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Nepal Says ‘Everest Rules’ Might Change After Traffic Jams and Deaths

“It’s time to review all the old laws,” said Yagya Raj Sunuwar, a member of Parliament.




Nepal Says ‘Everest Rules’ Might Change After Traffic Jams and Deaths

 After human traffic jams at the top of Mount Everest and an aggressive, unruly atmosphere that has been likened to “a zoo,” Nepalese officials said on Wednesday that they were considering changing the rules about who was allowed up the world’s highest mountain.

“It’s time to review all the old laws,” said Yagya Raj Sunuwar, a member of Parliament.

Until now, just about anyone could get a permit to climb Mount Everest. But this year has been marred by pileups at the top and a surge of inexperienced climbers.


Everest Traffic Jam

Veteran mountaineers who recently summited described a “Lord of the Flies” atmosphere with mobs of people in huge down jackets precariously perched at the top, pushing and shoving to take selfies.

At least 11 climbers have died on Everest this year, making this season one of the deadliest ever. Many of the deaths were needless, veterans say, and the increasing number of rookie climbers who try to tackle Everest have made it more dangerous for everyone.

Everest Traffic Jam

Several government officials in Kathmandu, Nepal’s capital, said that they were analyzing what had happened and leaning toward requiring all climbers to submit proof of mountaineering experience and a verifiable certificate of good health.

“Certainly there will be some change in the expedition sector,” said Mira Acharya, a senior official with Nepal’s tourism department. “We are discussing reforming some issues, including setting criteria for every Everest hopeful.’’

At a recent meeting, she said, “We raised the issue of inexperienced climbers.”

Mount Everest is a huge block of ice and rock along the Nepal-China border. China also runs expeditions to the top, but on the Chinese side it appears to be less of a free-for-all.

There have been two deaths this year on the Chinese side out of about 300 climbers, compared with nine in Nepal, though almost 800 people climbed from the Nepal side.

The path to the top is so narrow and steep, climbers have to step very gingerly around others who have fallen ill or died. Some of the dead had apparently run out of bottled oxygen, partly because the horde of climbers trying to get to the top at the same time caused major delays.

Everest Traffic Jam

Climbers were forced to wait in the snow for hours, at heights of more than 28,000 feet, as their limited supply of compressed oxygen slowly ran out and their energy faded.

Several mountaineers described a ruthless pursuit of the summit in which other climbers refused to share the essentials of life — water and oxygen.

Amit Chowdhury, the president of the safety commission at the International Mountaineering Federation, said that the rules on some other mountains empowered guides to stop a climber from ascending if the guide felt the climber might not make it or was behaving badly.

But, he said, “at Everest, it is not the same — you can hire a Sherpa on the streets of Kathmandu, or your travel agent says, ‘Here is your Sherpa,’ that’s it.”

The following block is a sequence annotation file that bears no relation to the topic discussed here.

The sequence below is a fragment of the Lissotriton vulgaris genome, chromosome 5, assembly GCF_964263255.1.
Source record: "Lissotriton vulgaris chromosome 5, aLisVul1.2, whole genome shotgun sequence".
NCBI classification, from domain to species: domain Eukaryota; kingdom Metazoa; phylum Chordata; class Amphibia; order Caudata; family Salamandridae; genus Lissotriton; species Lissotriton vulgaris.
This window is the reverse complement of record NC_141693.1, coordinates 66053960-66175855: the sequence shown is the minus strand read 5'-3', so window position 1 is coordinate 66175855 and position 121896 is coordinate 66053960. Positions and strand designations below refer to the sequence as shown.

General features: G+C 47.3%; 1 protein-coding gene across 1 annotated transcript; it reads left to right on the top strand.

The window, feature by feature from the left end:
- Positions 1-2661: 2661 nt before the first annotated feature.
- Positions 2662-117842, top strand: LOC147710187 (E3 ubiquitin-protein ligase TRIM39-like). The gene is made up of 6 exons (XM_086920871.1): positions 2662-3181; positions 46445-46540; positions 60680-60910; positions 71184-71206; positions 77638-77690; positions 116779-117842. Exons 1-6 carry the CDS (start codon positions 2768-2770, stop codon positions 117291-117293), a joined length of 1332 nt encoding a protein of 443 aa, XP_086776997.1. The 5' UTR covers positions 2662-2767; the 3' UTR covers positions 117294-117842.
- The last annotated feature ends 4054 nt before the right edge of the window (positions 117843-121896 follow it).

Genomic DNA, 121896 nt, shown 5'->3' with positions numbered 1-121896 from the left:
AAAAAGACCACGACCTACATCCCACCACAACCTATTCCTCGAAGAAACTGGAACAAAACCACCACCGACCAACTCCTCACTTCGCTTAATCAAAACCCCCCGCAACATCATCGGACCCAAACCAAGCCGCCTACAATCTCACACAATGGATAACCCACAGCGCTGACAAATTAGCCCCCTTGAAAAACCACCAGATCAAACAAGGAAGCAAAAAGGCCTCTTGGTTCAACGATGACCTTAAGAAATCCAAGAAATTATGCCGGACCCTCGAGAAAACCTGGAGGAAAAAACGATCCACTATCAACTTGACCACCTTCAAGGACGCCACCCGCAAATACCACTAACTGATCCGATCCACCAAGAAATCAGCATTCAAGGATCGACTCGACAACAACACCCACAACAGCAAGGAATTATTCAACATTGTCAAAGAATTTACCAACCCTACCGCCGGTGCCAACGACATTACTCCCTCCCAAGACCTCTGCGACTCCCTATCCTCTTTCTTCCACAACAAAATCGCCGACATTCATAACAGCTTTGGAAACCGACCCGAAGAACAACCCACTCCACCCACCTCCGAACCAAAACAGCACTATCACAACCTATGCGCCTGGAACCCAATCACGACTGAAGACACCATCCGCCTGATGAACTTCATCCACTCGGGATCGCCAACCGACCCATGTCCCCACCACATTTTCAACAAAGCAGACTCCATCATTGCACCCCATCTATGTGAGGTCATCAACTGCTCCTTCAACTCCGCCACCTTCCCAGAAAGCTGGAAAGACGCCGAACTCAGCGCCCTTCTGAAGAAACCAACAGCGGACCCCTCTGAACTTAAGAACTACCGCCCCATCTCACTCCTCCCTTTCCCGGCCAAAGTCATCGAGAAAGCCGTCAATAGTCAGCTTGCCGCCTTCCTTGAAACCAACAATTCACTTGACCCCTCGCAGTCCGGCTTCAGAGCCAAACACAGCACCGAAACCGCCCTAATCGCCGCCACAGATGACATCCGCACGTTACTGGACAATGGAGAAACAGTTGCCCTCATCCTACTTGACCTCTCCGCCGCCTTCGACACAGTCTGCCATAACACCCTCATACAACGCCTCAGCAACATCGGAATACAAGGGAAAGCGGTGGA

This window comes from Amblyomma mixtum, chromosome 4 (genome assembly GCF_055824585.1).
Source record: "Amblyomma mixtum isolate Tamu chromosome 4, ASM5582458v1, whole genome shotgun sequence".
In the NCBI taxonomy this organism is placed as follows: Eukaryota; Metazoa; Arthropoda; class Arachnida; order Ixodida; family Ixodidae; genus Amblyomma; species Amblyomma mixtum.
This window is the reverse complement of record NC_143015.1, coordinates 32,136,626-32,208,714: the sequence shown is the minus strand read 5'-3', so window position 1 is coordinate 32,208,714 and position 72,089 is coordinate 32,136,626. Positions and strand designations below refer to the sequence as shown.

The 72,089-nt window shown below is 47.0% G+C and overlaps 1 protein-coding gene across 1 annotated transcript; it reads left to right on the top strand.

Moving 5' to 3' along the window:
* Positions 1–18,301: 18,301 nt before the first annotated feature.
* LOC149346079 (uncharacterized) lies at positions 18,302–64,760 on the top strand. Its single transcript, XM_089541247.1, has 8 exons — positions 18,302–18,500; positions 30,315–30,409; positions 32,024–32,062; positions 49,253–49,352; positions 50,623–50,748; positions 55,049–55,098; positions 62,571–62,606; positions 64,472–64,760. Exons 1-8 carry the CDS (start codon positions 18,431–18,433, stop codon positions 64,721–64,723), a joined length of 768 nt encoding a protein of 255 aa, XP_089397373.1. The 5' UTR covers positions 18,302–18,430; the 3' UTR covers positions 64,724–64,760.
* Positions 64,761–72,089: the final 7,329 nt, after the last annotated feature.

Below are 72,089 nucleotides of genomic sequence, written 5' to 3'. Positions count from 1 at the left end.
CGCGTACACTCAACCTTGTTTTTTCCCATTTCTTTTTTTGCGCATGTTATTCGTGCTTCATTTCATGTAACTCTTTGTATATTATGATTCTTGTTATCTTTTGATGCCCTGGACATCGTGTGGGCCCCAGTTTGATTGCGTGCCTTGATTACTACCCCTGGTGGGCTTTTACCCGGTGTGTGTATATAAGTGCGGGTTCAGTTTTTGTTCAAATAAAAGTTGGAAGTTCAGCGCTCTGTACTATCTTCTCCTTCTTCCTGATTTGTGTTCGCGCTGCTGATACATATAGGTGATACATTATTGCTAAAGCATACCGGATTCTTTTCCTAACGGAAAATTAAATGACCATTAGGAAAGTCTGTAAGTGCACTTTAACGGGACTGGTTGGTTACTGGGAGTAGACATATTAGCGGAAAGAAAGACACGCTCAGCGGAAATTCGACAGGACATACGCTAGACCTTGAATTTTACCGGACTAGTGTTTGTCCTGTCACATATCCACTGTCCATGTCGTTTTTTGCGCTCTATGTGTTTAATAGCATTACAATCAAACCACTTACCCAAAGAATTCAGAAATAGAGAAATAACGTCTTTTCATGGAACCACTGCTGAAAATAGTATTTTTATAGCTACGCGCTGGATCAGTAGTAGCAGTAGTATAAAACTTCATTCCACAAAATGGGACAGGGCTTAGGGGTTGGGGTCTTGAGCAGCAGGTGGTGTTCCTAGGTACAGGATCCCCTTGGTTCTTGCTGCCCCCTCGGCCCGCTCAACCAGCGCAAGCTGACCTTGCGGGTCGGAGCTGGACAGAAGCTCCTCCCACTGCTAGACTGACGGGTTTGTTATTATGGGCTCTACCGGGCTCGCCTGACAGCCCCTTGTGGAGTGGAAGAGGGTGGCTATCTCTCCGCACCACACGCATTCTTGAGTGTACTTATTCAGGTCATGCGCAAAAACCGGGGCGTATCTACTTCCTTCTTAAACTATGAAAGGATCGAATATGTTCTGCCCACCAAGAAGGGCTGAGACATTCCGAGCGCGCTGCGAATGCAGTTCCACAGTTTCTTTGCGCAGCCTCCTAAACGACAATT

“There is no way to know whether that Sherpa can judge and determine the capability of the person who is climbing,” he added.

Nepal is one of Asia’s poorest countries, and even Everest, the jewel of its tourism economy, has been marred by corruption scandals and scams.

Last year, media organizations and insurance companies exposed a conspiracy by some guides, helicopter companies, teahouse owners and hospitals to bilk millions of dollars from insurance companies by pushing trekkers with even minor signs of altitude sickness to use costly evacuation services.

In some cases, the owners of the teahouses might have sprinkled contaminants into the trekkers’ food to make them sick so they would need an expensive helicopter evacuation, a government investigation found.

Under Nepal’s current rules, all climbers must submit a copy of their passport, limited biographical data and a certificate showing they are healthy enough to make it to the top.

But Nepali officials admitted they did not have a way of verifying health information before granting permits.

Foreigners pay $11,000 for the permits alone, and the total cost of guides, equipment, food and lodging for the six-week expedition can easily surpass $50,000. Nepali climbers pay about $700 for a permit.

Nepali officials said that the climbing season was now over, as scheduled, and that there were no more climbers on the upper parts of the mountain.

Different mountains have different rules. To scale Aconcagua in Argentina, climbers are asked to provide details of winter ascents they have made in the past.

A similar experience is recommended for climbing Denali in Alaska and Kilimanjaro in Tanzania. For other peaks, such as Vinson in Antarctica, Elbrus in Russia or Kosciuszko in Australia, it seems there are fewer restrictions.

Many veteran climbers attribute Everest’s problems to the proliferation of cheaper expedition companies that have popped up across Kathmandu in the past five to 10 years. These companies are hungry for climbing dollars, veterans say, and not nearly as discriminating.

Adrian Ballinger, a mountaineer and head guide of Alpenglow Expeditions, said his company required all prospective Everest clients to be evaluated by a doctor if they had any health issues that could interfere with climbing the mountain. His company, he said, turns away 70 percent of applicants.

“The problem is that so many of those people we denied for our teams, they probably just find a cheaper operator that is willing to take them,” he said.

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